Interview with New Laub Fellow, Chao Long
Tell us a little about yourself and your background.
Hi there! I was born in Taiyuan, China and immigrated to Pittsburgh, PA with my parents in elementary school. The stark juxtaposition of health care in the United States versus what I had known in China set the stage for my interests in global health. These budding interests are what led me to study medical anthropology and global health at Princeton University, where I obtained my undergraduate degree. I worked as an EMT while at Princeton; this was my first opportunity to provide clinical care, and was what convinced me that medicine was what I wanted to pursue. I nurtured my interests in global health during a semester abroad at the University of Cape Town in South Africa. After I arrived at Stanford for medical school, I was lucky to have found plastic surgery quickly. I spent a research year conducting translational tendon tissue engineering research in Dr. James Chang and Dr. Paige Fox’s laboratory, and also pursued global surgery research in Cameroon and Nepal. I was thrilled to match at the Johns Hopkins/University of Maryland plastic and reconstructive surgery residency program; I am now a PGY-3, in my professional development year.
What made you want to go into reconstructive surgery?
There are many aspects of reconstructive surgery that I was drawn to, but perhaps the most influential was that the field aligned with my own belief that the role of health care is not only to save lives, but to ensure the quality of it. The questions that reconstructive surgeons ask are, “What do you want to do, that you can’t?” “What would improve your quality of life?” “What change would be meaningful for you?” These questions are the beginning of our patients’ remarkable reconstructive journeys. The pursuit of restoring form and function so that your patients can live their lives meaningfully—however they define it—is something that I find incredibly rewarding and profound. This, coupled with the creativity, the diversity of conditions, and the intimate and comprehensive knowledge of anatomy that the field demands, are just a few of the uniquely gratifying aspects of reconstructive surgery.
How did you hear about the Fellowship?
When I was a medical student at Stanford, I first worked with ReSurge through the Design for Extreme Affordability class. Shortly thereafter, the Laub Fellowship was established. Ever since, I knew that it would be a dream position for me, as it perfectly combines my interests in reconstructive surgery and global health.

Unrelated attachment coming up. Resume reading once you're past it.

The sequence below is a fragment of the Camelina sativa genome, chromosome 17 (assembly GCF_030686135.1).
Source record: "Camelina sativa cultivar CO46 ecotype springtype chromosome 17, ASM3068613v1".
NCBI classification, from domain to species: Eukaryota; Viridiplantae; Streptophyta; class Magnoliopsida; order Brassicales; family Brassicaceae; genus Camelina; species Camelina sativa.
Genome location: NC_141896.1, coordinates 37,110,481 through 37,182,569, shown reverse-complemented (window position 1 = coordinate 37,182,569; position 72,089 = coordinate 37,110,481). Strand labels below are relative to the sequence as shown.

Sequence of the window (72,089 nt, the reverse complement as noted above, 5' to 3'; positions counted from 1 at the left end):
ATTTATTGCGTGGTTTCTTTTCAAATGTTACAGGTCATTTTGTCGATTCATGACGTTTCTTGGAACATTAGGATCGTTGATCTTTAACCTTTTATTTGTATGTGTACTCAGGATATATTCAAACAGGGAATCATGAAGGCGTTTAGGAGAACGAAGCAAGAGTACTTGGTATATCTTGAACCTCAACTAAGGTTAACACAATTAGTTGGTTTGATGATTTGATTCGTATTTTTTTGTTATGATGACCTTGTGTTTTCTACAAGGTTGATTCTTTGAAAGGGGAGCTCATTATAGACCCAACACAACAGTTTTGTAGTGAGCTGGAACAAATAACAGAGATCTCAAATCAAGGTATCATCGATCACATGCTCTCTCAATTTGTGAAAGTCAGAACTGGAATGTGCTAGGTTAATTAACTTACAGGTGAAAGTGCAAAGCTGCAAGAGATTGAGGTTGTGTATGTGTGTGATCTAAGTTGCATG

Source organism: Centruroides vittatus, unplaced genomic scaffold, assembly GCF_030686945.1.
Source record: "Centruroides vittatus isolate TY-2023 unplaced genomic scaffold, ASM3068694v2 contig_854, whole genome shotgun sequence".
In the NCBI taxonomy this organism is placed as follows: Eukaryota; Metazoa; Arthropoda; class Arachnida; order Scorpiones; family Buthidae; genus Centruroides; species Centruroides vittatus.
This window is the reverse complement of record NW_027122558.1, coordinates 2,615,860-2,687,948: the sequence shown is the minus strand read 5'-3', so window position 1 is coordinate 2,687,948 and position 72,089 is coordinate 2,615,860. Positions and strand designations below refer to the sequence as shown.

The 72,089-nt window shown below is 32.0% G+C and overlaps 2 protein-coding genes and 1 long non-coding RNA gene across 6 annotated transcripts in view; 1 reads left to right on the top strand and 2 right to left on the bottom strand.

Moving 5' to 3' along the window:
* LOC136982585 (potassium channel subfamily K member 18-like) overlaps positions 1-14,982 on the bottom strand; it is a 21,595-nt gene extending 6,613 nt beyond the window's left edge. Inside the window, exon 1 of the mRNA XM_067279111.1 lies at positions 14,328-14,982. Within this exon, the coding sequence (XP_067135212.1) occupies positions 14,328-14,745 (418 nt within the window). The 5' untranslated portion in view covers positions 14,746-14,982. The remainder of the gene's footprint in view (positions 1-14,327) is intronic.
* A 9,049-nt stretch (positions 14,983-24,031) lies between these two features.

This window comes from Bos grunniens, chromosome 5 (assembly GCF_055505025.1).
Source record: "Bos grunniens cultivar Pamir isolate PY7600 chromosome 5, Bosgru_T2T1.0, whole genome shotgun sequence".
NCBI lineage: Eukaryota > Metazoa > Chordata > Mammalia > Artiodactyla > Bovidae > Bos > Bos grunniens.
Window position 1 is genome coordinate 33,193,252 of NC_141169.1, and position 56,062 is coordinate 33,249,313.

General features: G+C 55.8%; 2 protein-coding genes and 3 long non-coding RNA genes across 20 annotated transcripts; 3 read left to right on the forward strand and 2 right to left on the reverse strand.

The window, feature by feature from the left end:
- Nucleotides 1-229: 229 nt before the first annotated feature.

What interested you in the Fellowship?
Aside from my strong interests in global reconstructive surgery, there are two main reasons that drew me to this Fellowship in particular. First, I believe in ReSurge’s model, which not only delivers surgical care, but provides training to local surgeons who are then able to deliver reconstructive surgical care. Providing surgical training and education is key to building surgical capacity and achieving sustainable improvements in health outcomes. Secondly, I wanted to understand the innerworkings of a non-profit organization. Although I’ve had experience working on similar issues in academia and in multilateral organizations, I wanted to understand how a non-profit organization like ReSurge approaches the same issues.
What are you most interested in experiencing during the course of the Fellowship?
I am looking forward to learning from one of the oldest organizations dedicated to global reconstructive surgery. There are several things that make reconstructive surgery unique in the global health world, such as its patient population, its focus on decreasing morbidity rather than mortality, and the metrics that it uses to track outcomes. I am looking forward to learning how ReSurge has thought about these issues. Additionally, I plan to conduct research on the plastic surgical workforce; these data will be critical to not only informing the development of evidence-based programs, but also are the foundation for our advocacy work!
What are your goals for the future?
My career objectives include becoming an academic plastic and reconstructive surgeon-scientist conducting meaningful health services research focused on increasing access to high quality, safe, and timely surgical care both domestically and abroad. This goal is the result of a deep-seated belief that plastic reconstructive surgery is a critical component to any healthy, robust health system. In pursuit of these goals, I am also obtaining my Master’s in Public Health degree from the Johns Hopkins Bloomberg School of Public Health and conducting health services research at The Curtis National Hand Center.